Aryam and her classmates studying at their school in Jordan.
© UNHCR/Hannah Maule-ffinch
Location icon Jordan

Double shifts and overcrowded classrooms

What school's really like for Syrian refugee children - and what UNHCR is doing to help

If class sizes in Australian schools seem large, spare a thought for children in Jordan, who are often taught in groups of 50 at a time.

Educating children is just one of the challenges for a country that has absorbed more than 650,000 Syrian refugees since 2011 – and undoubtedly many more that haven’t registered with UNHCR.

“School capacities and infrastructure is a huge, huge issue,” says Zeina Jadaan, UNHCR’s Head of Education in Jordan, and an expert in humanitarian and development policy.

“The situation is quite overwhelming. But we’re working closely with the Jordanian government and other agencies, and donors, to make sure we can uphold our commitment to children’s education.”

The double shift

Jordan has always been a place of refuge for displaced people in the Middle East, even though it lacks the wealth-creating natural resources of its neighbours. As far as back as 1960, when Palestinian refugees fled across the border, some schools adopted a “double shift” system, with one cohort taught in a morning session, and another group of children in the afternoon.

Today, the double shift is normal, as schools simply can’t accommodate all students at the same time.

“The first shift starts at 8am and ends by 1.30pm, and the second shift starts at 2pm and ends at around 5pm, according to the information we have from the Ministry of Education,” says Jadaan. “The double shift is not the preferred system, for children, families or the Ministry, but it’s the only solution for the time being.”

As well as Arabic – their first language – children study English, mathematics, social studies and science, among other subjects. Girls and boys may be taught together in primary school, but are separated for classes in high school.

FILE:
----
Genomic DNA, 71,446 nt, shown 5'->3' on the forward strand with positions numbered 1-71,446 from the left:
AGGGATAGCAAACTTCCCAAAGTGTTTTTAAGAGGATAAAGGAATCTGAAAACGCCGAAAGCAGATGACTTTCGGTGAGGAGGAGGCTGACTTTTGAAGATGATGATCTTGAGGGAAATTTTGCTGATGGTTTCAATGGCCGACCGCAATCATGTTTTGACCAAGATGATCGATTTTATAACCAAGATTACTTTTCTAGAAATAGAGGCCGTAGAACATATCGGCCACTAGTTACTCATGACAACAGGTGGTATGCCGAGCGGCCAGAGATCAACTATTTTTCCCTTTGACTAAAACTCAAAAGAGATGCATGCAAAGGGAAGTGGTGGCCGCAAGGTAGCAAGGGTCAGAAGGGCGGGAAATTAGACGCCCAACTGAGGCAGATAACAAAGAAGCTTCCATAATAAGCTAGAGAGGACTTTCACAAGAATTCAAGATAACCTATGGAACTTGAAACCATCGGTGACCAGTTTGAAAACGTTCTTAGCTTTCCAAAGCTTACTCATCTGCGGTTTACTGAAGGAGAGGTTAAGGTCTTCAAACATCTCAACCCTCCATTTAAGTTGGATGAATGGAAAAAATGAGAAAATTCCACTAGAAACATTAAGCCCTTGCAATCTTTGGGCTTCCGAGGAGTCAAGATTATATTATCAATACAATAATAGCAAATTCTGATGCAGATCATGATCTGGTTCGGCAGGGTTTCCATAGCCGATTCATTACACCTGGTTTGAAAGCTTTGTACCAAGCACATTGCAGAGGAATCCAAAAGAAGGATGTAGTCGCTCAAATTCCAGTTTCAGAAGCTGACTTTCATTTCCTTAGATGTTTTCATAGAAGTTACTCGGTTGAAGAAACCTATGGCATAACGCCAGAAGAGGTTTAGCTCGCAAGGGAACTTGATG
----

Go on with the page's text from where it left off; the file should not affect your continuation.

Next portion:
While school participation rates are relatively high for refugee children in primary school (129,000 Syrian children attended primary school in 2020-21), they drop dramatically at secondary level.

The challenges faced by refugee children are well-documented, but still heartbreaking.

“The key reason is the economic situation, where 80 per cent of refugees live under the poverty line,” says Jadaan. “The need for children to make an economic contribution to the family leads to school dropout, particularly for boys, while for girls, child marriage remains an issue.”

As UN High Commissioner for Refugees, Filippo Grandi, noted in an education report released last week: “Once access to education has been lost, it is not easy to reclaim it.” But UNHCR, along with other agencies, donors and the Jordanian government, is rising to the task.

banner_jordan_aryam-and-students-in-class
Aryam, 13, fled Syria with her mother, father and four brothers. They now live in Irbid. Her favourite subject in school is vocational studies, where she learns skills like cooking and tailoring. She also enjoys Arabic class. She would like to be a teacher when she grows up.

Educating for the future

Three years ago, UNHCR partnered with Google to establish Connected Learning Hubs, housed in community centres across Jordan. Kitted out with computers and tablets – a boon for children who often don’t have a computer at home – the hubs use a unique learning platform to teach children English, STEM, coding and other important skills.

“There are different classes throughout the day, so children can come in before or after their school shifts, and they’re run by both refugee and Jordanian coaches, as well as UNHCR scholarship students,” says Jadaan. “It’s an interesting community-based educational approach.”

In addition to the hubs, UNHCR has provided 100 temporary housing units to the Ministry of Education, which have been distributed to schools for use as classrooms. UNHCR has also supported training in gender equity and engagement for school teachers and supervisors.

For Jadaan, whose work includes high-level policy work at a country level, there are also wider, philosophical considerations when it comes to education.

“When we talk about education, particularly for this generation, I think it’s really important that we’re not only speaking about bachelor degrees [as an end point]. They’re important, but we can also think about parallel educational programmes, micro degrees, technical and vocational programs that address what the market and the private sector really needs.

“What labour mobility can we open up for these students? How can we prepare them for managing home-based businesses, project management, digital technology? These are huge questions, with many answers.

“A refugee child who arrived in Jordan as a baby at the start of the crisis is now 11 or 12,” she adds. “We’re educating a generation of refugees and we have a responsibility to prepare them for self-reliance, whether that’s here, back home or overseas.”

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